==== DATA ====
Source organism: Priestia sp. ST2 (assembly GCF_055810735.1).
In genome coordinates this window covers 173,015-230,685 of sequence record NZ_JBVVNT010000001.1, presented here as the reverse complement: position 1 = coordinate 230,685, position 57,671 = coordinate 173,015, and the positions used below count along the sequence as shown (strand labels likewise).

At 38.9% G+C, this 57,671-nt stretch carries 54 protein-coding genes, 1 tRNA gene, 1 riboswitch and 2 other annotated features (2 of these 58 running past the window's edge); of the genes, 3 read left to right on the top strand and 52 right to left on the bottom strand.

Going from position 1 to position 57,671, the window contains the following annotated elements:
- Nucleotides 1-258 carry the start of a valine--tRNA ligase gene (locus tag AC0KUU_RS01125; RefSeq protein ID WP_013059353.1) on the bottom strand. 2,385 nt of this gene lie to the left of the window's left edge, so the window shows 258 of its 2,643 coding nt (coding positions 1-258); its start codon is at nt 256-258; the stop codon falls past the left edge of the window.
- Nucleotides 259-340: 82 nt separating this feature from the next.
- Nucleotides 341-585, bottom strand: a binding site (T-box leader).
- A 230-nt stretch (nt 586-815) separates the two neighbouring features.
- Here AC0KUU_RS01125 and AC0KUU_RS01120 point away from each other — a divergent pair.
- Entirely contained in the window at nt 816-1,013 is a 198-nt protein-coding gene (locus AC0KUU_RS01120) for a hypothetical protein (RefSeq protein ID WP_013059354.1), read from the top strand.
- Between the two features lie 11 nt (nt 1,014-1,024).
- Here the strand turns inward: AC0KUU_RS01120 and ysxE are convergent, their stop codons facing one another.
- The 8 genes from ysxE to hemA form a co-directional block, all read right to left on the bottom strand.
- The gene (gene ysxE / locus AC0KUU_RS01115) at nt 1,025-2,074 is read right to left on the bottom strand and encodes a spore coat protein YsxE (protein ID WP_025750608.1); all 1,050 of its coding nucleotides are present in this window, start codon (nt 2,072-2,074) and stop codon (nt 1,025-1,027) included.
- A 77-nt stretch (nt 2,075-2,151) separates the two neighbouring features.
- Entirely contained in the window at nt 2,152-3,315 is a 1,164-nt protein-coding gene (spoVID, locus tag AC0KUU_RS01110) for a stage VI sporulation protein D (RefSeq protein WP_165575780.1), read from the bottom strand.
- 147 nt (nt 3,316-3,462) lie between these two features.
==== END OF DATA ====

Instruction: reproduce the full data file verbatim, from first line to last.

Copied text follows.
Source organism: Priestia sp. ST2 (assembly GCF_055810735.1).
In genome coordinates this window covers 173,015-230,685 of sequence record NZ_JBVVNT010000001.1, presented here as the reverse complement: position 1 = coordinate 230,685, position 57,671 = coordinate 173,015, and the positions used below count along the sequence as shown (strand labels likewise).

At 38.9% G+C, this 57,671-nt stretch carries 54 protein-coding genes, 1 tRNA gene, 1 riboswitch and 2 other annotated features (2 of these 58 running past the window's edge); of the genes, 3 read left to right on the top strand and 52 right to left on the bottom strand.

Going from position 1 to position 57,671, the window contains the following annotated elements:
- Nucleotides 1-258 carry the start of a valine--tRNA ligase gene (locus tag AC0KUU_RS01125; RefSeq protein ID WP_013059353.1) on the bottom strand. 2,385 nt of this gene lie to the left of the window's left edge, so the window shows 258 of its 2,643 coding nt (coding positions 1-258); its start codon is at nt 256-258; the stop codon falls past the left edge of the window.
- Nucleotides 259-340: 82 nt separating this feature from the next.
- Nucleotides 341-585, bottom strand: a binding site (T-box leader).
- A 230-nt stretch (nt 586-815) separates the two neighbouring features.
- Here AC0KUU_RS01125 and AC0KUU_RS01120 point away from each other — a divergent pair.
- Entirely contained in the window at nt 816-1,013 is a 198-nt protein-coding gene (locus AC0KUU_RS01120) for a hypothetical protein (RefSeq protein ID WP_013059354.1), read from the top strand.
- Between the two features lie 11 nt (nt 1,014-1,024).
- Here the strand turns inward: AC0KUU_RS01120 and ysxE are convergent, their stop codons facing one another.
- The 8 genes from ysxE to hemA form a co-directional block, all read right to left on the bottom strand.
- The gene (gene ysxE / locus AC0KUU_RS01115) at nt 1,025-2,074 is read right to left on the bottom strand and encodes a spore coat protein YsxE (protein ID WP_025750608.1); all 1,050 of its coding nucleotides are present in this window, start codon (nt 2,072-2,074) and stop codon (nt 1,025-1,027) included.
- A 77-nt stretch (nt 2,075-2,151) separates the two neighbouring features.
- Entirely contained in the window at nt 2,152-3,315 is a 1,164-nt protein-coding gene (spoVID, locus tag AC0KUU_RS01110) for a stage VI sporulation protein D (RefSeq protein WP_165575780.1), read from the bottom strand.
- 147 nt (nt 3,316-3,462) lie between these two features.